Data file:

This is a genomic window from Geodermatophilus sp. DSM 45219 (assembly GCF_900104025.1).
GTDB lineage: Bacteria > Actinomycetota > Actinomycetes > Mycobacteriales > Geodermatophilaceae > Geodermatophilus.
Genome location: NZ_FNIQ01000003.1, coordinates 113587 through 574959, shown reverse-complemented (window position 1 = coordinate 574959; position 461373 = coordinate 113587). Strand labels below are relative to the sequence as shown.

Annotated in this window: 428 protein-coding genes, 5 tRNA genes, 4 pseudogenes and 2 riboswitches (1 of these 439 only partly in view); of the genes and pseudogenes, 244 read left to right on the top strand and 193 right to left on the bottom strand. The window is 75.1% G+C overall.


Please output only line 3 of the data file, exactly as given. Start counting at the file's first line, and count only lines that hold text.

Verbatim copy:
Genome location: NZ_FNIQ01000003.1, coordinates 113587 through 574959, shown reverse-complemented (window position 1 = coordinate 574959; position 461373 = coordinate 113587). Strand labels below are relative to the sequence as shown.